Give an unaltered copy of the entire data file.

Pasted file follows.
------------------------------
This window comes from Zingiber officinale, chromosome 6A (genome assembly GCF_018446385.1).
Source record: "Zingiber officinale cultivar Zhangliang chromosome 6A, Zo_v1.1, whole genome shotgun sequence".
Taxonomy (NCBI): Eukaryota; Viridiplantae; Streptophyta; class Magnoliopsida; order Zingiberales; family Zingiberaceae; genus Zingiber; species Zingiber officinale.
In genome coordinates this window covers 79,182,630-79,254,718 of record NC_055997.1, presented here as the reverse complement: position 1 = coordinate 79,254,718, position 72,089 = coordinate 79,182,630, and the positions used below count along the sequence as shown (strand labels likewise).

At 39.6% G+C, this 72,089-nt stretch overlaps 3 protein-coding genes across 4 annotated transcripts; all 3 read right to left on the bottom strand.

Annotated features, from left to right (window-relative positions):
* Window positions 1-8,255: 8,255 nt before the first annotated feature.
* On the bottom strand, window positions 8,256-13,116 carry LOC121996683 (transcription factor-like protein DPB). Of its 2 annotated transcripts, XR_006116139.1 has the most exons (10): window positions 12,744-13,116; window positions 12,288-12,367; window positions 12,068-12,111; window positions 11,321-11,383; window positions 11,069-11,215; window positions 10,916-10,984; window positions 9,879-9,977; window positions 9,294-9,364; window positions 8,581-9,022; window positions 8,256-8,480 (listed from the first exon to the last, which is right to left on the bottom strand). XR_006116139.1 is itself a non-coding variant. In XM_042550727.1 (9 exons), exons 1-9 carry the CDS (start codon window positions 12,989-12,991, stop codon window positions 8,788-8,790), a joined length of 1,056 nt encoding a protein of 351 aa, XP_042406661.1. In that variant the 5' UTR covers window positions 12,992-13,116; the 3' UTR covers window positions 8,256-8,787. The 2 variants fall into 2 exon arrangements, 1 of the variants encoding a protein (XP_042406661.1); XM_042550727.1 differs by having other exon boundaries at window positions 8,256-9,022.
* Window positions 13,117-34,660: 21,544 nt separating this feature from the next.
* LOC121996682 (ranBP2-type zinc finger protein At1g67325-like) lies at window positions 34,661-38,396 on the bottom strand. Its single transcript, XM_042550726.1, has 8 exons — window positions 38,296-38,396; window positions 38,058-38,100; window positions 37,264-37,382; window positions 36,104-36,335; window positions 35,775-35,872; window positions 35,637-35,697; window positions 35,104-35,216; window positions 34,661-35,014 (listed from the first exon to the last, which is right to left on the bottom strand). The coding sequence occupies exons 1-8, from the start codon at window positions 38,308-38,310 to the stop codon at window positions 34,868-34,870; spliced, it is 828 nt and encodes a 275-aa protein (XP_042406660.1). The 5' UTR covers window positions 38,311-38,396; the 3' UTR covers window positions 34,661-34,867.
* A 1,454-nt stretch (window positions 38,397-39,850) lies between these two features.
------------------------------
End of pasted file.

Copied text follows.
This window comes from Zingiber officinale, chromosome 6A (genome assembly GCF_018446385.1).
Source record: "Zingiber officinale cultivar Zhangliang chromosome 6A, Zo_v1.1, whole genome shotgun sequence".
Taxonomy (NCBI): Eukaryota; Viridiplantae; Streptophyta; class Magnoliopsida; order Zingiberales; family Zingiberaceae; genus Zingiber; species Zingiber officinale.
In genome coordinates this window covers 79,182,630-79,254,718 of record NC_055997.1, presented here as the reverse complement: position 1 = coordinate 79,254,718, position 72,089 = coordinate 79,182,630, and the positions used below count along the sequence as shown (strand labels likewise).

At 39.6% G+C, this 72,089-nt stretch overlaps 3 protein-coding genes across 4 annotated transcripts; all 3 read right to left on the bottom strand.

Annotated features, from left to right (window-relative positions):
* Window positions 1-8,255: 8,255 nt before the first annotated feature.
* On the bottom strand, window positions 8,256-13,116 carry LOC121996683 (transcription factor-like protein DPB). Of its 2 annotated transcripts, XR_006116139.1 has the most exons (10): window positions 12,744-13,116; window positions 12,288-12,367; window positions 12,068-12,111; window positions 11,321-11,383; window positions 11,069-11,215; window positions 10,916-10,984; window positions 9,879-9,977; window positions 9,294-9,364; window positions 8,581-9,022; window positions 8,256-8,480 (listed from the first exon to the last, which is right to left on the bottom strand). XR_006116139.1 is itself a non-coding variant. In XM_042550727.1 (9 exons), exons 1-9 carry the CDS (start codon window positions 12,989-12,991, stop codon window positions 8,788-8,790), a joined length of 1,056 nt encoding a protein of 351 aa, XP_042406661.1. In that variant the 5' UTR covers window positions 12,992-13,116; the 3' UTR covers window positions 8,256-8,787. The 2 variants fall into 2 exon arrangements, 1 of the variants encoding a protein (XP_042406661.1); XM_042550727.1 differs by having other exon boundaries at window positions 8,256-9,022.
* Window positions 13,117-34,660: 21,544 nt separating this feature from the next.
* LOC121996682 (ranBP2-type zinc finger protein At1g67325-like) lies at window positions 34,661-38,396 on the bottom strand. Its single transcript, XM_042550726.1, has 8 exons — window positions 38,296-38,396; window positions 38,058-38,100; window positions 37,264-37,382; window positions 36,104-36,335; window positions 35,775-35,872; window positions 35,637-35,697; window positions 35,104-35,216; window positions 34,661-35,014 (listed from the first exon to the last, which is right to left on the bottom strand). The coding sequence occupies exons 1-8, from the start codon at window positions 38,308-38,310 to the stop codon at window positions 34,868-34,870; spliced, it is 828 nt and encodes a 275-aa protein (XP_042406660.1). The 5' UTR covers window positions 38,311-38,396; the 3' UTR covers window positions 34,661-34,867.
* A 1,454-nt stretch (window positions 38,397-39,850) lies between these two features.